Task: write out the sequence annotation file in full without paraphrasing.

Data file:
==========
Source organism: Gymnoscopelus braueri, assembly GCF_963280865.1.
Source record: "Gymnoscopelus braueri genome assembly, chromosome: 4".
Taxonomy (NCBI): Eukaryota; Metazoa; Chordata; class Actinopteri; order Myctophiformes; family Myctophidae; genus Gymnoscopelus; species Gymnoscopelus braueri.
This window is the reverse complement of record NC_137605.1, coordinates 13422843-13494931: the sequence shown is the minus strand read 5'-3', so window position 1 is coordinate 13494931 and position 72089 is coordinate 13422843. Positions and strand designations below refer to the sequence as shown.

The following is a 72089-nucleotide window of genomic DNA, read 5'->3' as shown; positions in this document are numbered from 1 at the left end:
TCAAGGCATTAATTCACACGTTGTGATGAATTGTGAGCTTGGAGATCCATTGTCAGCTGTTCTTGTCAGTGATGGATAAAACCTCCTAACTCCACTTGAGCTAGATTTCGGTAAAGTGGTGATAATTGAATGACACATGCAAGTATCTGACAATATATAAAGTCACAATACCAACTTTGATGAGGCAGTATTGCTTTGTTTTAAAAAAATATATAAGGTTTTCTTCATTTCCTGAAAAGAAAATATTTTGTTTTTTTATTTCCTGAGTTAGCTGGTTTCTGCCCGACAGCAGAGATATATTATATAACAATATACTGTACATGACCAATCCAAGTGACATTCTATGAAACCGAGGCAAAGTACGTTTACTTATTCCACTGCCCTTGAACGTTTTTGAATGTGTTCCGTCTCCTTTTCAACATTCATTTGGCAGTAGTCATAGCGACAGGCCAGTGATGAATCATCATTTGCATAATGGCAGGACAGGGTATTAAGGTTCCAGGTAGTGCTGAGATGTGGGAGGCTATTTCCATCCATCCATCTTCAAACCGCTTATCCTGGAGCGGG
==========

Source organism: Gymnoscopelus braueri, assembly GCF_963280865.1.
Source record: "Gymnoscopelus braueri genome assembly, chromosome: 4".
Taxonomy (NCBI): Eukaryota; Metazoa; Chordata; class Actinopteri; order Myctophiformes; family Myctophidae; genus Gymnoscopelus; species Gymnoscopelus braueri.
This window is the reverse complement of record NC_137605.1, coordinates 13422843-13494931: the sequence shown is the minus strand read 5'-3', so window position 1 is coordinate 13494931 and position 72089 is coordinate 13422843. Positions and strand designations below refer to the sequence as shown.

The following is a 72089-nucleotide window of genomic DNA, read 5'->3' as shown; positions in this document are numbered from 1 at the left end:
TCAAGGCATTAATTCACACGTTGTGATGAATTGTGAGCTTGGAGATCCATTGTCAGCTGTTCTTGTCAGTGATGGATAAAACCTCCTAACTCCACTTGAGCTAGATTTCGGTAAAGTGGTGATAATTGAATGACACATGCAAGTATCTGACAATATATAAAGTCACAATACCAACTTTGATGAGGCAGTATTGCTTTGTTTTAAAAAAATATATAAGGTTTTCTTCATTTCCTGAAAAGAAAATATTTTGTTTTTTTATTTCCTGAGTTAGCTGGTTTCTGCCCGACAGCAGAGATATATTATATAACAATATACTGTACATGACCAATCCAAGTGACATTCTATGAAACCGAGGCAAAGTACGTTTACTTATTCCACTGCCCTTGAACGTTTTTGAATGTGTTCCGTCTCCTTTTCAACATTCATTTGGCAGTAGTCATAGCGACAGGCCAGTGATGAATCATCATTTGCATAATGGCAGGACAGGGTATTAAGGTTCCAGGTAGTGCTGAGATGTGGGAGGCTATTTCCATCCATCCATCTTCAAACCGCTTATCCTGGAGCGGG